Social media giants face heavy fines in new child safety regime

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Social media giants face heavy fines in new child safety regime


Hoax: The Momo scare fooled many into believing a horror character in videos was telling children to harm themselves
Hoax: The Momo scare fooled many into believing a horror character in videos was telling children to harm themselves

Social media firms face heavy fines or criminal charges if they breach rules under sweeping new powers to be granted to an online safety commissioner.

Tech giants will also face harsher penalties for letting underage children use their services without parental control.

And “serious” cyber bullying, together with videos that promote self-harm, anorexia or suicide, will be recognised as specific categories under the new regime.

The new watchdog could become one of the most powerful in Europe as, under EU law, it will be “required to regulate all video-sharing platforms that are based in Ireland”.

It means that if YouTube or Facebook, which are both based in Ireland, host inappropriate videos, the Government will have new powers and responsibilities to take action.

The Government’s new laws come after the recent ‘Momo’ scare, a hoax that fooled schools, police forces and parents into believing a horror character within kids’ videos was telling children to harm themselves.

It also follows an announcement by YouTube in recent days that it will shortly ban all comments on all videos that show young children. The subsidiary of Google said it was doing this because of “predatory” comments being left, which sometimes acted as a resource for paedophiles.

The new regime is likely to involve heavy fines and the threat of criminal charges, it is understood.

Communications Minister Richard Bruton has not yet said what the penalties will be, as the Government is to first set up a six-week “consultation period” with tech companies, privacy advocates and child protection agencies.

Mr Bruton said that it will be set up either in a reformed Broadcasting Authority of Ireland or as a standalone entity.

“The situation at present where online and social media companies are not subject to any oversight or regulation by the State for the content which is shared on their platforms is no longer sustainable,” he said.

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“I believe that the era of self-regulation in this area is over and a new Online Safety Act is necessary.”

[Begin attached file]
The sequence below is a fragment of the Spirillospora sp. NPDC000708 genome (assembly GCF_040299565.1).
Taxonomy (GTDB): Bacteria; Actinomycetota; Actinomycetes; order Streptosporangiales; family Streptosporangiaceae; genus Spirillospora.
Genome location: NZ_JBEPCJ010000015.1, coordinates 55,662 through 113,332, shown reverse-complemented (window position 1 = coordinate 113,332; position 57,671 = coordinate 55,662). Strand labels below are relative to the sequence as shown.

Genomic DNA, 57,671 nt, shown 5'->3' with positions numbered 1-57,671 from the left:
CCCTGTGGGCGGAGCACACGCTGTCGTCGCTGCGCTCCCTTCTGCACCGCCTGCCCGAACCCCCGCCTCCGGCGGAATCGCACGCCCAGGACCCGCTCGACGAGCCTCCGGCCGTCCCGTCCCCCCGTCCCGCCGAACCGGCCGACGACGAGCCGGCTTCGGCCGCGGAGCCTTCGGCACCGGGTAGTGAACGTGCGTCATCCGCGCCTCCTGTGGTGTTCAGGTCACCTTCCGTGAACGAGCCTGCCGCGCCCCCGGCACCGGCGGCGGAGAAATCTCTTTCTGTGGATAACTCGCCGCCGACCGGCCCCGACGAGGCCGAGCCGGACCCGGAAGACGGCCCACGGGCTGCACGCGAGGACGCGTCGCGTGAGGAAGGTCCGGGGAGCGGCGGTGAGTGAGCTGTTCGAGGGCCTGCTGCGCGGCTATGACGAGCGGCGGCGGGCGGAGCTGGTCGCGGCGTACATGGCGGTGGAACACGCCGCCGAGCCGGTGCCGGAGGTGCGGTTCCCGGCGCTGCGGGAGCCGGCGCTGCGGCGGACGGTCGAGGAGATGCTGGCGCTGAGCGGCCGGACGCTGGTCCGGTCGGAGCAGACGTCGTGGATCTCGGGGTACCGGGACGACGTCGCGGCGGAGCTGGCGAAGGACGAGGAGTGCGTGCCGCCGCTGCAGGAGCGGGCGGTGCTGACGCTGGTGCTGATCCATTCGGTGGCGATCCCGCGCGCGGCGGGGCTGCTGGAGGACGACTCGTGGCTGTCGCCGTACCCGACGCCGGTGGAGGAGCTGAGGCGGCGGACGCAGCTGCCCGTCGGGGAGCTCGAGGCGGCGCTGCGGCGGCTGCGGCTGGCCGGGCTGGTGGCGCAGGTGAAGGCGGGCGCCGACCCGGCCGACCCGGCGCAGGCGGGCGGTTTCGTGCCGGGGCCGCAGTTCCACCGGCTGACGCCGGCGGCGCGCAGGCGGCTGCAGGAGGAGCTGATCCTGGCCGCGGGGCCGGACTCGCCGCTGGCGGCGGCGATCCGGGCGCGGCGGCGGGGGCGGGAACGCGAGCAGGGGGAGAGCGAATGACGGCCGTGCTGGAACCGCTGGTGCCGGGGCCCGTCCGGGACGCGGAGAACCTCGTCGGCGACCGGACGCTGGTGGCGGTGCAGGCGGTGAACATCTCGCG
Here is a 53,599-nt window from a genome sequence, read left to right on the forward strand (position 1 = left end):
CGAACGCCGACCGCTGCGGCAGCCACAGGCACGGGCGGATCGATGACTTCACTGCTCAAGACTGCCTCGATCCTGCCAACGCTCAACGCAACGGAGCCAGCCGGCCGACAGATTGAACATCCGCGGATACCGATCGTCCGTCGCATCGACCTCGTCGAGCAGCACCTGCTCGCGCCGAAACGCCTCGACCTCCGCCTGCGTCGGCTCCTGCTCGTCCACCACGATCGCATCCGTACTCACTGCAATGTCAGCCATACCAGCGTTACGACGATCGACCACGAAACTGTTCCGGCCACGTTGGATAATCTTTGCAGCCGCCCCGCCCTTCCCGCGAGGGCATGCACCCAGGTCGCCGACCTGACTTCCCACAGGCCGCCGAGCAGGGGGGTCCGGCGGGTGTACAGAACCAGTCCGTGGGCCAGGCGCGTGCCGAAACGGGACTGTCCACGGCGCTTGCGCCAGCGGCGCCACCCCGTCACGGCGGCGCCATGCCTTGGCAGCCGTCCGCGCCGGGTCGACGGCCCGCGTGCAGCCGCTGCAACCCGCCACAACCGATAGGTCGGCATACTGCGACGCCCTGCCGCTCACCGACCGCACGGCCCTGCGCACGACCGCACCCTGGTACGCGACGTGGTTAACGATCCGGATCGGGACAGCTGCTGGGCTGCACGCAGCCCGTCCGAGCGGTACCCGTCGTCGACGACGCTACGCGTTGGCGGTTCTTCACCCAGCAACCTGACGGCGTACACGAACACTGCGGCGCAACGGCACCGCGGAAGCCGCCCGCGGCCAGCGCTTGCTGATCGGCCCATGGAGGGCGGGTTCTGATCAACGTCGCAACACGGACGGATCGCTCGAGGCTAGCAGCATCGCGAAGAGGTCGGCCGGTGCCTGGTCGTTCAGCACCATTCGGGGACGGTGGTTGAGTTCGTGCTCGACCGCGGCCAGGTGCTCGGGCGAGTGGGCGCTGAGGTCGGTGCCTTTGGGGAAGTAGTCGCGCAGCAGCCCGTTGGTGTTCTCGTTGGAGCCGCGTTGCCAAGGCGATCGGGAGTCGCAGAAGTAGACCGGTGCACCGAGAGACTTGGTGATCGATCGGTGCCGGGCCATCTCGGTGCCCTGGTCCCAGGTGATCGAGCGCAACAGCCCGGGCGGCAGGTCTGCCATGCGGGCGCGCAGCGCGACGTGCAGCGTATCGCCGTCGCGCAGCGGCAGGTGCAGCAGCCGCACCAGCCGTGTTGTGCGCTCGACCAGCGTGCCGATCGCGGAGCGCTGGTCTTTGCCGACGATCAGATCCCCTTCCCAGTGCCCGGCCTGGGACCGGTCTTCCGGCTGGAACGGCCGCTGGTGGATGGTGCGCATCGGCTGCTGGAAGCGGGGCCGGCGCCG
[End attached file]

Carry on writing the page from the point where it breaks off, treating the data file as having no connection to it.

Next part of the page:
The commissioner will be tasked with tackling a new category of cyber bullying that includes “content which is seriously threatening, seriously intimidating, seriously harassing or seriously humiliating”.

They will also be required to resolve issues involving “material which promotes self-harm or suicide” and so-called ‘pro-anorexia’ videos.

Mr Bruton said while it will still be up to gardaí to prosecute offences, “it is important that platforms take preventative steps to protect victims of such offences”. But he said the legislation needs to be precise to be effective.

“The danger of not providing a clear definition is that we would unintentionally restrict legitimate freedom of speech and freedom of expression, which are core values.”

Separately, Press Ombudsman Peter Feeney warned of a significant issue with commentary on social media where “people are abused” and there’s “terrible defamation” in a “sort of Wild West territory”.

In an RTÉ Radio interview on libel reform, Mr Feeney said: “None of the social media giants is part of any regulatory relationship.”

He said broadcasting is regulated by the BAI and there’s a complaints process for print and online news through the Press Council of Ireland.

Mr Feeney said there’s no equivalent for social media and this needs to change.

“It’s distorted in favour of an unregulated sort of Wild West territory,” added Mr Feeney.

Irish Independent


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